Most people in the UK will have back pain at some point in their lives and it’s one of the main reasons people miss work, accounting for 10 million working days in 2014.
There can be various triggers, from injuries such as whiplash or a slipped disc, to slouching in chairs, and although its most commonly felt in the lower back, it can be felt anywhere from your spine to your hips.
Olly Jones, head trainer of the Marlow Club, and representative for Movelat, says; “The major issue with those suffering from back pain is lifestyle, whether you are spending lots of time in a car, sat on the sofa or working behind a desk all day.
“The body is not designed for activities such as this, which lead to muscles becoming tight and inactive. If people then attempt to embark on an exercise regime without a protocol in place to release, stretch and engage these muscles, problems will arise.”
The charity Back Care, who set up Back Care Awareness Week, has the following tips for keeping your back healthy:
1. Exercise your back regularly – walking, swimming (especially back stroke) and using exercise bikes are all excellent to strengthen your back muscles, but anything that you enjoy and helps you keep active will be beneficial.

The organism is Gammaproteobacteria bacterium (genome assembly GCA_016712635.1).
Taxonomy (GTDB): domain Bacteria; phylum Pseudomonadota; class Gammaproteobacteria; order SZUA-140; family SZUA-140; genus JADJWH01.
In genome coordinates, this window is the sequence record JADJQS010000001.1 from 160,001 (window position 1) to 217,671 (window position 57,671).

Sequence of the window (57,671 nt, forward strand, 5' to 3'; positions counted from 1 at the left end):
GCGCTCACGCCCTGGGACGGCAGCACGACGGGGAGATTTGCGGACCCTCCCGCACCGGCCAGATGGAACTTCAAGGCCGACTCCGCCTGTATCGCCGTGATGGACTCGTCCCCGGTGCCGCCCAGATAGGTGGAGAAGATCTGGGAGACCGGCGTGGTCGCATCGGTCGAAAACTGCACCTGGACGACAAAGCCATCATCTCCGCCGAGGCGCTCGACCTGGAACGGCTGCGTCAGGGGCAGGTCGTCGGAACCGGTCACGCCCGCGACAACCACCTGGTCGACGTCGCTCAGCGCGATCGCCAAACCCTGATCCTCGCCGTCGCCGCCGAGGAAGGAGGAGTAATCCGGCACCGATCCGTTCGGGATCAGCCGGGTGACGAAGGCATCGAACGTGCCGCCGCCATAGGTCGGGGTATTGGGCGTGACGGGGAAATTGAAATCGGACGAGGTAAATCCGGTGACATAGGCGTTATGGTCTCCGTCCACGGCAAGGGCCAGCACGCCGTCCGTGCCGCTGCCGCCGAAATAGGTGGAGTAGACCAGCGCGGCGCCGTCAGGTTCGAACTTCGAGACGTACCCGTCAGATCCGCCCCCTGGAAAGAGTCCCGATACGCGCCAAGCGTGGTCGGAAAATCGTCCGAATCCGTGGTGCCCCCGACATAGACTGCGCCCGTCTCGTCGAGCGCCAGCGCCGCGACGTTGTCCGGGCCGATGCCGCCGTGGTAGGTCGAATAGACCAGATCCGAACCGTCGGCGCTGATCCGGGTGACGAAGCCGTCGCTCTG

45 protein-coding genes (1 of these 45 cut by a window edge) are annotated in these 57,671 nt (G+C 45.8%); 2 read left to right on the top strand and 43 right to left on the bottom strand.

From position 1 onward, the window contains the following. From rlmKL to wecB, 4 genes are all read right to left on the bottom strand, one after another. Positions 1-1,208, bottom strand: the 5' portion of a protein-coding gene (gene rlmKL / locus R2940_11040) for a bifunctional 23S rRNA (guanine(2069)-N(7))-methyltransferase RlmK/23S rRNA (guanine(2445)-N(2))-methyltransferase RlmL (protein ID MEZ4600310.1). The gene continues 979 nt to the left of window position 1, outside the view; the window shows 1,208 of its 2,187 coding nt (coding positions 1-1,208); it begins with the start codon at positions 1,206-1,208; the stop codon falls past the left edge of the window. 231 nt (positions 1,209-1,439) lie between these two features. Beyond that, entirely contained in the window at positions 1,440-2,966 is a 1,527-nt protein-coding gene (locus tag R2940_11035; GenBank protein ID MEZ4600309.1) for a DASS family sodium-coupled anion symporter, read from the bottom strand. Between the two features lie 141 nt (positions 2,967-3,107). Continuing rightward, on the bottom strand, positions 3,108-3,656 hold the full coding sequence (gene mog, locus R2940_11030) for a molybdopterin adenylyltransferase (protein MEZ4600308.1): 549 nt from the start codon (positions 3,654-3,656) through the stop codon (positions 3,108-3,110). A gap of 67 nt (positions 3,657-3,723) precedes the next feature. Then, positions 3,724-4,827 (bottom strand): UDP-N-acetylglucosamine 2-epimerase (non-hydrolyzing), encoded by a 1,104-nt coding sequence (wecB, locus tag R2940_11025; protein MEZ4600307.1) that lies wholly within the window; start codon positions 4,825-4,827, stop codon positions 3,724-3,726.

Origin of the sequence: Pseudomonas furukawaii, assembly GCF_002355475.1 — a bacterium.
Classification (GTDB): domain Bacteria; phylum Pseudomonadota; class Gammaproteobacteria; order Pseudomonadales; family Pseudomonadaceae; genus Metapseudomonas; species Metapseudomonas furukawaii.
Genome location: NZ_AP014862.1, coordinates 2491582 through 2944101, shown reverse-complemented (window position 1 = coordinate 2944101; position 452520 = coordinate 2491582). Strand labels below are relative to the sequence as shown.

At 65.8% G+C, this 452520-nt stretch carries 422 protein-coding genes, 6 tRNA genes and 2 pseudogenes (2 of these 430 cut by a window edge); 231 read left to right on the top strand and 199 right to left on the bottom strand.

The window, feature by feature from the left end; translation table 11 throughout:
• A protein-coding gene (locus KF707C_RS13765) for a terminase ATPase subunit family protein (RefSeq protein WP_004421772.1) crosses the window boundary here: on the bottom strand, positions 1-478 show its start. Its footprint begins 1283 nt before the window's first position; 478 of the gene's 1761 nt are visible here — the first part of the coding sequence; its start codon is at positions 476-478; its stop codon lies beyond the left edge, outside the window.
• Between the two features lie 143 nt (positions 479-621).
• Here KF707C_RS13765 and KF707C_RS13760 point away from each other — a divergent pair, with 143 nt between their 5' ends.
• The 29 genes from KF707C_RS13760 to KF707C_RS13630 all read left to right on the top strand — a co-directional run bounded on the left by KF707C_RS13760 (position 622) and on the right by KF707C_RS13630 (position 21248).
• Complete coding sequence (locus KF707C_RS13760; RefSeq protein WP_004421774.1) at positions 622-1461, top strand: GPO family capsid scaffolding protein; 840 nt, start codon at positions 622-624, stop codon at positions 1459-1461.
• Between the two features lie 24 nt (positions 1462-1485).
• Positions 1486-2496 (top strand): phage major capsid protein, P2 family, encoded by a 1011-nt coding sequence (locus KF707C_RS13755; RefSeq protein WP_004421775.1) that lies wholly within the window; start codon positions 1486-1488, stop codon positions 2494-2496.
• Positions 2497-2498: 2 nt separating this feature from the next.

2. Keep active and moving even when you have pain. Gentle walking and stretching will prevent stiffness. Also try to avoid long periods of bed rest as this is counterproductive.
3. Always lift and carry objects close to your body, bend your knees and your hips, not your back and never twist and bend at the same time.
4. Try to maintain a healthy diet and lifestyle as this will help prevent back pain. Quit smoking as it increases your chances of developing back pain.
5. Use painkillers when pain occurs to allow you to carry on being active. If pain is persistent see your GP as they may be able to prescribe stronger painkillers or investigate further.
6. Consider your work environment. If you work in an office look at your workspace and ways to adapt it to help you manage your back pain. If your work is more manual in nature try to be aware of and work according to health and safety procedures such as manual handling or loading procedures.
7. Try to carry loads in a rucksack and avoid carrying single sling bags.
8. Always try to maintain good posture. Avoid slumping in your chair, hunching over your desk and walking around with your shoulders hunched up.
9. Always use a chair with a back rest and sit with your feet flat on the floor or on a foot rest. Don’t forget to change your sitting position every few minutes.
10. If you do suffer from back pain caused or made worse by being at work, talk to your employer or HR department. They may be able to help you come up with adaptations to your work environment, patterns and activities in order to help you better manage your back pain.
What do you do to look after your back? Tell us in the comments box below